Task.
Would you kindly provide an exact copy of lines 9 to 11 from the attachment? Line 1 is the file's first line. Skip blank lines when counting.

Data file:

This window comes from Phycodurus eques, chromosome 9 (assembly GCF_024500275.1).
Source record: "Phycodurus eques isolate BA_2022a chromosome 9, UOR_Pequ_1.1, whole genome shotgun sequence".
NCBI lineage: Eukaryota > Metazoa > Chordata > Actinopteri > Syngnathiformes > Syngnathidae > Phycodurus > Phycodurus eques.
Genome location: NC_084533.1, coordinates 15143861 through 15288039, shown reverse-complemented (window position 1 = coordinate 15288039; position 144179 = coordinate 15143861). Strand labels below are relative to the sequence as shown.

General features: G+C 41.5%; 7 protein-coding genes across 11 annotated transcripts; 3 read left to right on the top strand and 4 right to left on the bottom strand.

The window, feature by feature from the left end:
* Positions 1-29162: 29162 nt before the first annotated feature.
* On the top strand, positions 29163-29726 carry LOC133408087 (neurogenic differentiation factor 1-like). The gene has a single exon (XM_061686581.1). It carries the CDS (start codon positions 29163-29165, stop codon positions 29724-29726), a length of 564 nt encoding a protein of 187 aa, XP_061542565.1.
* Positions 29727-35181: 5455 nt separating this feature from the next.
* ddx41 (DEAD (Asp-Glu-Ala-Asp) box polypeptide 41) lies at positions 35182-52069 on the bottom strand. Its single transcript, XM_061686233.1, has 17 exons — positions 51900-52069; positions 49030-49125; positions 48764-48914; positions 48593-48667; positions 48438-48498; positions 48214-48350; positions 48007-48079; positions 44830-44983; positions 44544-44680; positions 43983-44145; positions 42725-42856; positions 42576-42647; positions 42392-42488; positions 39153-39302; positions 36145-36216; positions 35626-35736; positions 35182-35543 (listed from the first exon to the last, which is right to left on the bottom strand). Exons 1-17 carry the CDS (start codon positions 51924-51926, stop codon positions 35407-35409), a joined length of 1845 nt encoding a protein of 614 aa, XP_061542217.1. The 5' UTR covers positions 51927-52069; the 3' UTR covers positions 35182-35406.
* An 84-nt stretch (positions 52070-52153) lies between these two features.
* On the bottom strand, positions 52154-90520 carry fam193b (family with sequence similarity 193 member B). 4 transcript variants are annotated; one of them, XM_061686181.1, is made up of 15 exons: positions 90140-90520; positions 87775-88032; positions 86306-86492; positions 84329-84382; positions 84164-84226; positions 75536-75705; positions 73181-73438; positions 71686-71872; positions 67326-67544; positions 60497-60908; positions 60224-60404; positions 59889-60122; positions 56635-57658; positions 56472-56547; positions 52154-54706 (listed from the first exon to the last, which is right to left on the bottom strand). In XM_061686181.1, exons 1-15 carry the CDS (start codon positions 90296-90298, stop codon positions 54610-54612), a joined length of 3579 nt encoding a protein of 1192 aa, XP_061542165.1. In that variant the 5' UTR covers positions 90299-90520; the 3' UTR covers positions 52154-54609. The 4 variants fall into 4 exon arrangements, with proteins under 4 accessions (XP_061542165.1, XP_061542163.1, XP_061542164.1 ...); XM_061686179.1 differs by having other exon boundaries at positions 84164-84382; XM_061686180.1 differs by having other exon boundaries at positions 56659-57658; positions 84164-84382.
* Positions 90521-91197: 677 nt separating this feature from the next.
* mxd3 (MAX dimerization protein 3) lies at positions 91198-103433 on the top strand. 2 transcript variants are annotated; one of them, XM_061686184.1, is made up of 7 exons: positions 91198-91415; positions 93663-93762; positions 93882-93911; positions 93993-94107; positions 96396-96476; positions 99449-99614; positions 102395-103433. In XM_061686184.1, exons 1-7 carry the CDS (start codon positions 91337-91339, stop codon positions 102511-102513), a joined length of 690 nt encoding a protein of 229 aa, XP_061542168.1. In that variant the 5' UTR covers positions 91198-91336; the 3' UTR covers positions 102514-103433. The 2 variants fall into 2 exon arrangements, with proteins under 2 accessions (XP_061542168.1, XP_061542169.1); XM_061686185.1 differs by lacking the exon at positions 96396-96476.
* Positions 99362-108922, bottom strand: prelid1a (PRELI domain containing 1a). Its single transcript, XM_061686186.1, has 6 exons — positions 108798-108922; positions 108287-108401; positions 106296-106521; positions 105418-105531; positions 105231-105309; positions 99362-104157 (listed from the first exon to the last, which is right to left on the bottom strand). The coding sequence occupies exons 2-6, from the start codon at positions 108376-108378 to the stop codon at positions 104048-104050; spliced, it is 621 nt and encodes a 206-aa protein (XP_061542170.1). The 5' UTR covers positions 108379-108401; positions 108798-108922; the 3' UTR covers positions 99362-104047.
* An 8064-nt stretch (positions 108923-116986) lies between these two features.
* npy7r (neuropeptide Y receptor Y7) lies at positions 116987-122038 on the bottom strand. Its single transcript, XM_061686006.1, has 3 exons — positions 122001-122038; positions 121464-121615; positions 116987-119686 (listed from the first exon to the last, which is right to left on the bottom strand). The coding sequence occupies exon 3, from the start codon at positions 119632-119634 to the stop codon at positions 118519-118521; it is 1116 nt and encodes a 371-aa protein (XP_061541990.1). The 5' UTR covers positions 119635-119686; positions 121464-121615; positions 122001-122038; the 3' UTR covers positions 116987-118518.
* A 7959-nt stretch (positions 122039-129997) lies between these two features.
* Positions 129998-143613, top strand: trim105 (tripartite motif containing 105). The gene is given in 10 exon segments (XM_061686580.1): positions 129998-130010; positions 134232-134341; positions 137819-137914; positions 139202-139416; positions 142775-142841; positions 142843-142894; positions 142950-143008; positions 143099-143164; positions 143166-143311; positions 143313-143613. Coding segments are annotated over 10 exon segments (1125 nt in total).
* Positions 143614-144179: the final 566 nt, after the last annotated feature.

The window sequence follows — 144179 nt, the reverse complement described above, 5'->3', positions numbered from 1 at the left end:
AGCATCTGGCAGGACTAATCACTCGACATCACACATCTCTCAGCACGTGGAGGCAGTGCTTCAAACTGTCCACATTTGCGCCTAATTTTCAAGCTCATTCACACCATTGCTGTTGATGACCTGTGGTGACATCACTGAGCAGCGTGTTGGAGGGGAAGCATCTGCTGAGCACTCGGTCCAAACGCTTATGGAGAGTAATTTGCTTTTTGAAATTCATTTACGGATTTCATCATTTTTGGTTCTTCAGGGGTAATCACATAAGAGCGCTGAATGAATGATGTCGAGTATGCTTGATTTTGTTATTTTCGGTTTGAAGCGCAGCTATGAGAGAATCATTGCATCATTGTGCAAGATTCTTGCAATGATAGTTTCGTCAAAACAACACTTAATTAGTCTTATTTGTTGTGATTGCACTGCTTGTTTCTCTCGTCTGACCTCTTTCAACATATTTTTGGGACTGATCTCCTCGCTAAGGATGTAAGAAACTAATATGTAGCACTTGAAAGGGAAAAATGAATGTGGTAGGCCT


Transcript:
* Positions 29727-35181: 5455 nt separating this feature from the next.
* ddx41 (DEAD (Asp-Glu-Ala-Asp) box polypeptide 41) lies at positions 35182-52069 on the bottom strand. Its single transcript, XM_061686233.1, has 17 exons — positions 51900-52069; positions 49030-49125; positions 48764-48914; positions 48593-48667; positions 48438-48498; positions 48214-48350; positions 48007-48079; positions 44830-44983; positions 44544-44680; positions 43983-44145; positions 42725-42856; positions 42576-42647; positions 42392-42488; positions 39153-39302; positions 36145-36216; positions 35626-35736; positions 35182-35543 (listed from the first exon to the last, which is right to left on the bottom strand). Exons 1-17 carry the CDS (start codon positions 51924-51926, stop codon positions 35407-35409), a joined length of 1845 nt encoding a protein of 614 aa, XP_061542217.1. The 5' UTR covers positions 51927-52069; the 3' UTR covers positions 35182-35406.
* An 84-nt stretch (positions 52070-52153) lies between these two features.